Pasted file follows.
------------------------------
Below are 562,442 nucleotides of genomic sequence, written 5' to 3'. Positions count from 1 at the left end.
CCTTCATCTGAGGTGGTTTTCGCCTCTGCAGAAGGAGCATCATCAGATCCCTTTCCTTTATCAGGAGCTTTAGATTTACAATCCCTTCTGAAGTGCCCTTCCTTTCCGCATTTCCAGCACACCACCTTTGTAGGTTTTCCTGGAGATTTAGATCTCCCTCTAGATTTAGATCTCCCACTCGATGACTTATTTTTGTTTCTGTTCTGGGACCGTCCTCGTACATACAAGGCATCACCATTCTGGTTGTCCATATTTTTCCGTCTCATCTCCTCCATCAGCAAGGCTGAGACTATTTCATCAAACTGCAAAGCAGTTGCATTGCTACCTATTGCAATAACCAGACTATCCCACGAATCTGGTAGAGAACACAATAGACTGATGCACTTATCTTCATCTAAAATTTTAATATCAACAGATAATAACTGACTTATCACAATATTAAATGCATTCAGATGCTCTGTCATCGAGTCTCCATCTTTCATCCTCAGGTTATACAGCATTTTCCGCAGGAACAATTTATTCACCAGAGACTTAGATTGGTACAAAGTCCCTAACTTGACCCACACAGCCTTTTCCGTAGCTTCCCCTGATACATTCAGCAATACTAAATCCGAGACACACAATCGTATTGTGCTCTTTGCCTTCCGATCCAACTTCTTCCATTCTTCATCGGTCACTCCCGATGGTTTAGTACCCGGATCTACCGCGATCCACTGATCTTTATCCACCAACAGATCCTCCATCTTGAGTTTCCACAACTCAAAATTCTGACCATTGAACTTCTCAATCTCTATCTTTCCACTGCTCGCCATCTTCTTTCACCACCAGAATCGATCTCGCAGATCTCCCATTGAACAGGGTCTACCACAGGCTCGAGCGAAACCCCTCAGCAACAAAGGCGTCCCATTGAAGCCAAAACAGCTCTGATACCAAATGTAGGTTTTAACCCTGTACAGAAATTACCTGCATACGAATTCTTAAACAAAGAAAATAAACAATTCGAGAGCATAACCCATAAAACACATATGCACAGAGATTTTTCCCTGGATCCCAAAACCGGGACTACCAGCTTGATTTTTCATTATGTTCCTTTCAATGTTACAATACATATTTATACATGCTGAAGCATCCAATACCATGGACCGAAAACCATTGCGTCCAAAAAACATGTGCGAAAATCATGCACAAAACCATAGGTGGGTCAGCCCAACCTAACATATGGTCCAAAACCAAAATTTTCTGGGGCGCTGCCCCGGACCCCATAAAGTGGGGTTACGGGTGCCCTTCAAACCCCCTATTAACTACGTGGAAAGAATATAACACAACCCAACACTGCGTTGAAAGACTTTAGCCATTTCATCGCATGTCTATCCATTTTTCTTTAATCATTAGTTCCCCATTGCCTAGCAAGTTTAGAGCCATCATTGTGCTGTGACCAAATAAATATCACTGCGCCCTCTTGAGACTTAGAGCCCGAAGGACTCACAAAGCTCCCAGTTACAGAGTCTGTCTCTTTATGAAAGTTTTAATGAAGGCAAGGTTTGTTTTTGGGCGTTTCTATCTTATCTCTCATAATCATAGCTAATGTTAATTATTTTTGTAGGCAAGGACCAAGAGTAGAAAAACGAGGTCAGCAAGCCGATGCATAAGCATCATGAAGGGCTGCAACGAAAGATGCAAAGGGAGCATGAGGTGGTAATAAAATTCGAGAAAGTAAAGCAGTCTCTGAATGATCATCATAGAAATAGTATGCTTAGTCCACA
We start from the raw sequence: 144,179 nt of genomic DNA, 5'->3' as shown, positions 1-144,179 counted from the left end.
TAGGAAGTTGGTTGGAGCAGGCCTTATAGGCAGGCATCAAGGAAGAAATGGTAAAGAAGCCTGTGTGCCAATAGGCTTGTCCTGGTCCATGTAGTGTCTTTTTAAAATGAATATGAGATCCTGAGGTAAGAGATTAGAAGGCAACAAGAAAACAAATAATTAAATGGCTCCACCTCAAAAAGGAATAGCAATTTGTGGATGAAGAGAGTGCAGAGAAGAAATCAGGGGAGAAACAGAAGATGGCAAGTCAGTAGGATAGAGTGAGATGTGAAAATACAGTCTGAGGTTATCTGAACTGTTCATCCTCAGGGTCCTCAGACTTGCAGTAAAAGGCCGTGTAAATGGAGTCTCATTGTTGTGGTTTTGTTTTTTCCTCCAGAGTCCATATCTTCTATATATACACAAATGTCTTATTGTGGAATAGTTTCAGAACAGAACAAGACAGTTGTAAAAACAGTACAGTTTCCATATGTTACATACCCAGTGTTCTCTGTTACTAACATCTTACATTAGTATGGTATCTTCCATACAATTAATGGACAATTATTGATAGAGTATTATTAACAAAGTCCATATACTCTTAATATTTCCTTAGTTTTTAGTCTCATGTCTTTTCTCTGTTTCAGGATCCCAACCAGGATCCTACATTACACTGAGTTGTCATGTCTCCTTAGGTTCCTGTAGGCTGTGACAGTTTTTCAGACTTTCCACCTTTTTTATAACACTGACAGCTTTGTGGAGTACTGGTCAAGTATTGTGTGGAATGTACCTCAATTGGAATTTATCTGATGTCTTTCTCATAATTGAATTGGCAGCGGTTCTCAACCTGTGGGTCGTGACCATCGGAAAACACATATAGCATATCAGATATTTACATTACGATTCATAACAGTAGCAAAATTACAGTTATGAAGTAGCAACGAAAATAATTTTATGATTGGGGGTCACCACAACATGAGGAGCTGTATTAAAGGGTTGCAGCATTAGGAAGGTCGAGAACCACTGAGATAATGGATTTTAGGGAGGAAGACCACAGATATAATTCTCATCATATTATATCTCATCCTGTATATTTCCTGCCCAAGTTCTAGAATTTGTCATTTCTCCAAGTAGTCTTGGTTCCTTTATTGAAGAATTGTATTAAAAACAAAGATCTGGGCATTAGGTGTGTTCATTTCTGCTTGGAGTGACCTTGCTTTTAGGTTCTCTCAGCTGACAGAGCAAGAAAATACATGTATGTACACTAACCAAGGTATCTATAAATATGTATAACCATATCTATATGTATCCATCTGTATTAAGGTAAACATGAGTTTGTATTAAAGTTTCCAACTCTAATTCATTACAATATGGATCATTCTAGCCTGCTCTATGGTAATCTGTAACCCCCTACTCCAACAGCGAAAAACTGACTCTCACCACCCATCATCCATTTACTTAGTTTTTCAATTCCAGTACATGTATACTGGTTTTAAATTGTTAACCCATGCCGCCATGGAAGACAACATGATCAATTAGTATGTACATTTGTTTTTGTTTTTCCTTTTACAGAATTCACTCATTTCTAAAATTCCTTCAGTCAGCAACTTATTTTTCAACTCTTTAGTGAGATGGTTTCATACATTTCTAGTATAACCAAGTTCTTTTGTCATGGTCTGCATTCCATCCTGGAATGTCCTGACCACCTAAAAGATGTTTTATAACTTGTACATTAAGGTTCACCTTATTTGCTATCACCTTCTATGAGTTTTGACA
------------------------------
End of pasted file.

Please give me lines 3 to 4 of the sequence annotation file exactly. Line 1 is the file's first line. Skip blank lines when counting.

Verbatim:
We start from the raw sequence: 144,179 nt of genomic DNA, 5'->3' as shown, positions 1-144,179 counted from the left end.
TAGGAAGTTGGTTGGAGCAGGCCTTATAGGCAGGCATCAAGGAAGAAATGGTAAAGAAGCCTGTGTGCCAATAGGCTTGTCCTGGTCCATGTAGTGTCTTTTTAAAATGAATATGAGATCCTGAGGTAAGAGATTAGAAGGCAACAAGAAAACAAATAATTAAATGGCTCCACCTCAAAAAGGAATAGCAATTTGTGGATGAAGAGAGTGCAGAGAAGAAATCAGGGGAGAAACAGAAGATGGCAAGTCAGTAGGATAGAGTGAGATGTGAAAATACAGTCTGAGGTTATCTGAACTGTTCATCCTCAGGGTCCTCAGACTTGCAGTAAAAGGCCGTGTAAATGGAGTCTCATTGTTGTGGTTTTGTTTTTTCCTCCAGAGTCCATATCTTCTATATATACACAAATGTCTTATTGTGGAATAGTTTCAGAACAGAACAAGACAGTTGTAAAAACAGTACAGTTTCCATATGTTACATACCCAGTGTTCTCTGTTACTAACATCTTACATTAGTATGGTATCTTCCATACAATTAATGGACAATTATTGATAGAGTATTATTAACAAAGTCCATATACTCTTAATATTTCCTTAGTTTTTAGTCTCATGTCTTTTCTCTGTTTCAGGATCCCAACCAGGATCCTACATTACACTGAGTTGTCATGTCTCCTTAGGTTCCTGTAGGCTGTGACAGTTTTTCAGACTTTCCACCTTTTTTATAACACTGACAGCTTTGTGGAGTACTGGTCAAGTATTGTGTGGAATGTACCTCAATTGGAATTTATCTGATGTCTTTCTCATAATTGAATTGGCAGCGGTTCTCAACCTGTGGGTCGTGACCATCGGAAAACACATATAGCATATCAGATATTTACATTACGATTCATAACAGTAGCAAAATTACAGTTATGAAGTAGCAACGAAAATAATTTTATGATTGGGGGTCACCACAACATGAGGAGCTGTATTAAAGGGTTGCAGCATTAGGAAGGTCGAGAACCACTGAGATAATGGATTTTAGGGAGGAAGACCACAGATATAATTCTCATCATATTATATCTCATCCTGTATATTTCCTGCCCAAGTTCTAGAATTTGTCATTTCTCCAAGTAGTCTTGGTTCCTTTATTGAAGAATTGTATTAAAAACAAAGATCTGGGCATTAGGTGTGTTCATTTCTGCTTGGAGTGACCTTGCTTTTAGGTTCTCTCAGCTGACAGAGCAAGAAAATACATGTATGTACACTAACCAAGGTATCTATAAATATGTATAACCATATCTATATGTATCCATCTGTATTAAGGTAAACATGAGTTTGTATTAAAGTTTCCAACTCTAATTCATTACAATATGGATCATTCTAGCCTGCTCTATGGTAATCTGTAACCCCCTACTCCAACAGCGAAAAACTGACTCTCACCACCCATCATCCATTTACTTAGTTTTTCAATTCCAGTACATGTATACTGGTTTTAAATTGTTAACCCATGCCGCCATGGAAGACAACATGATCAATTAGTATGTACATTTGTTTTTGTTTTTCCTTTTACAGAATTCACTCATTTCTAAAATTCCTTCAGTCAGCAACTTATTTTTCAACTCTTTAGTGAGATGGTTTCATACATTTCTAGTATAACCAAGTTCTTTTGTCATGGTCTGCATTCCATCCTGGAATGTCCTGACCACCTAAAAGATGTTTTATAACTTGTACATTAAGGTTCACCTTATTTGCTATCACCTTCTATGAGTTTTGACA